Note: The following appears in the Pittsburgh gameday football program.
Kier Meredith ended up at Clemson as somewhat of a consolation prize. The uber-athletic high schooler was drafted lower than he had hoped, in the 28th round by the Chicago Cubs, and with the help of his father, he made the decision that Tigertown was where he should continue his athletic and academic career.
“I wanted to take the junior college route, but my dad made the decision that if I was going to go to college, I might as well go get a good degree. When he said that, the decision was pretty clear for me.”
Meredith’s father passed away two years ago after 10 years battling illness. This tragedy shook Meredith’s world. He and his father had a very close relationship. The outfielder listed his father as his childhood hero on his profile on ClemsonTigers.com.
The father and son’s relationship revolved around baseball, as the two spent a huge portion of their time driving to and from tournaments and reminiscing about games. Despite the tragedy the young ballplayer has endured, he uses his father as inspiration.
“I saw him wake up every morning and go to work when he wasn’t feeling well, and he always made ends meet. When he passed, as weird as this may sound, it gave me an edge because baseball was our thing, and I saw him battle through cancer, organ failure and dealing with everything while never making excuses.”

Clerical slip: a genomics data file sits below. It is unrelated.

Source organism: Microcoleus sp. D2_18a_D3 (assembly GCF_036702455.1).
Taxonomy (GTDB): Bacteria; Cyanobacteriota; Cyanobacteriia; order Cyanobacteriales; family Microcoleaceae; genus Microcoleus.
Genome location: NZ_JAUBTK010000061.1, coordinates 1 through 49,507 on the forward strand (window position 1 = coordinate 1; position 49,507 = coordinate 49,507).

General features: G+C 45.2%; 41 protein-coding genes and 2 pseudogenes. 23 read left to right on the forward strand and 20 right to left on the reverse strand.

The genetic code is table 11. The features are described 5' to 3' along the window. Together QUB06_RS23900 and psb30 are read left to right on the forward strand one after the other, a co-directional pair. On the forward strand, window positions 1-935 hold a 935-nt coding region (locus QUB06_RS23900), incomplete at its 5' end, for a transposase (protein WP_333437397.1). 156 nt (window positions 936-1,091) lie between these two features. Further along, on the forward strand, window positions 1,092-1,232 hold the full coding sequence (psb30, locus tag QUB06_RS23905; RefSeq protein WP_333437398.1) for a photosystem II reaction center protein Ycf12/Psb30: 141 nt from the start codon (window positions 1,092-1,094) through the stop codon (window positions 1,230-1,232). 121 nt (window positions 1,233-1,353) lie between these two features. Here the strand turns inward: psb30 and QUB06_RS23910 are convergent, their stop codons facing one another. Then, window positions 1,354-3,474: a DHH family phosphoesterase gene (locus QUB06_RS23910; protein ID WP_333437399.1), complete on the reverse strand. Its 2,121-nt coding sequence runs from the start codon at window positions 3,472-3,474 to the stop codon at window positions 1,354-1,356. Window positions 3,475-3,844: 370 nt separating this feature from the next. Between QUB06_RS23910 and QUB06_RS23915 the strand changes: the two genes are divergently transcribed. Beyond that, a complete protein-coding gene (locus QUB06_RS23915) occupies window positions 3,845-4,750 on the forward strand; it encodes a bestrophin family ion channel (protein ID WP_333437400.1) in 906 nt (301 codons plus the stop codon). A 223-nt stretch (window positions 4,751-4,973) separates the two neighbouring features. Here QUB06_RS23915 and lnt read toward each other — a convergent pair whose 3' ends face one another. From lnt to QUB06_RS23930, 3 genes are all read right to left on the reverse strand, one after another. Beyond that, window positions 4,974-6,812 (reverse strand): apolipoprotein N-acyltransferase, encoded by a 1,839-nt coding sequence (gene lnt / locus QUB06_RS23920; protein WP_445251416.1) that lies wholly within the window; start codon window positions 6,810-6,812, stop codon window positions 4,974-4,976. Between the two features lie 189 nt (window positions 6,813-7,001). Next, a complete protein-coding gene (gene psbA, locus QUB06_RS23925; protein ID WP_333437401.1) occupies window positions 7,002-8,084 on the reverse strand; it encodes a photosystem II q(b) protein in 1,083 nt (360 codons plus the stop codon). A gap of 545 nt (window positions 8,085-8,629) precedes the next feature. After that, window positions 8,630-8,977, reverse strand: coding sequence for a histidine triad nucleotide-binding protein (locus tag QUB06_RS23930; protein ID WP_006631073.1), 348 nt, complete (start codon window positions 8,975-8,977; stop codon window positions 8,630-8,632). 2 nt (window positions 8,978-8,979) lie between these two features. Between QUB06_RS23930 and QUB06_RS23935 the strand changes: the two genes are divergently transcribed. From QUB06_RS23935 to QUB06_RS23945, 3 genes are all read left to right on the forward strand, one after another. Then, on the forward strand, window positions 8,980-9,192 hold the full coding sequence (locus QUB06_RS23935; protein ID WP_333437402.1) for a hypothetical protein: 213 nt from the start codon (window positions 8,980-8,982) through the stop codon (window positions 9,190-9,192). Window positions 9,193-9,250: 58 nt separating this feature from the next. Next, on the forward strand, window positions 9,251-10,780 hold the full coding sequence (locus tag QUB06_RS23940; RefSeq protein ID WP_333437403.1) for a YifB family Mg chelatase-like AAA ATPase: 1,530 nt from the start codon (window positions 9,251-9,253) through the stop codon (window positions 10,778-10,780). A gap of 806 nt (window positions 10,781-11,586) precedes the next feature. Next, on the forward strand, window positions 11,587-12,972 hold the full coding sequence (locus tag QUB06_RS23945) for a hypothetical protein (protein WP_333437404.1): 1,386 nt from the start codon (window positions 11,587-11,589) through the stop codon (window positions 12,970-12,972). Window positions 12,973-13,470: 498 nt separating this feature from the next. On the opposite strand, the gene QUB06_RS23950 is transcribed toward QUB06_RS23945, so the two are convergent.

During his time at Clemson, he has had plenty of reasons to make excuses or feel disgruntled with his experience. He missed most of the 2018 and 2019 seasons due to injury, and after a hot start to his 2020 campaign, the season was cancelled due to the COVID-19 pandemic. He was hitting a team-high .364 through Clemson’s 17 games.
Despite all of that frustration, Meredith keeps his head up and continues to strive to be the best player he can and make the most of every opportunity.
“I developed an attitude and a perspective that there was nothing I can do about it and a lot happens out of my control. I developed an appreciation for the game, because it can be and has been taken away from me so many times.”
Meredith began playing baseball when he was three years old, just one year after he somehow learned how to ride a bike at the age of two. His love of baseball and the dreams and aspirations he shared with his father keep him motivated to always give his all towards his goals.
“I don’t owe him anything, because he always reminded me that he was proud of me, but it would be sweet to fulfill our dreams of me playing in the majors. It gives me an edge that when I don’t want to work hard or when I want to take a day off, I think about him.”
Everything he does revolves around his work as a baseball player. He chose to major in psychology in large part due to the common saying that baseball is 80 percent mental. He hoped studying psychology would give him a better understanding and more command of his mind so that he could use that as an extra advantage on the field.
Meredith, who can always be seen around Doug Kingsmore Stadium with a smile on his face, has spent his college years working through adversity, but the fourth-year Tiger maintains an extremely positive attitude.
With his remarkable work ethic, he is primed to carry some of his 2020 momentum into the 2021 season and pursue his dreams while continuing to make his father proud.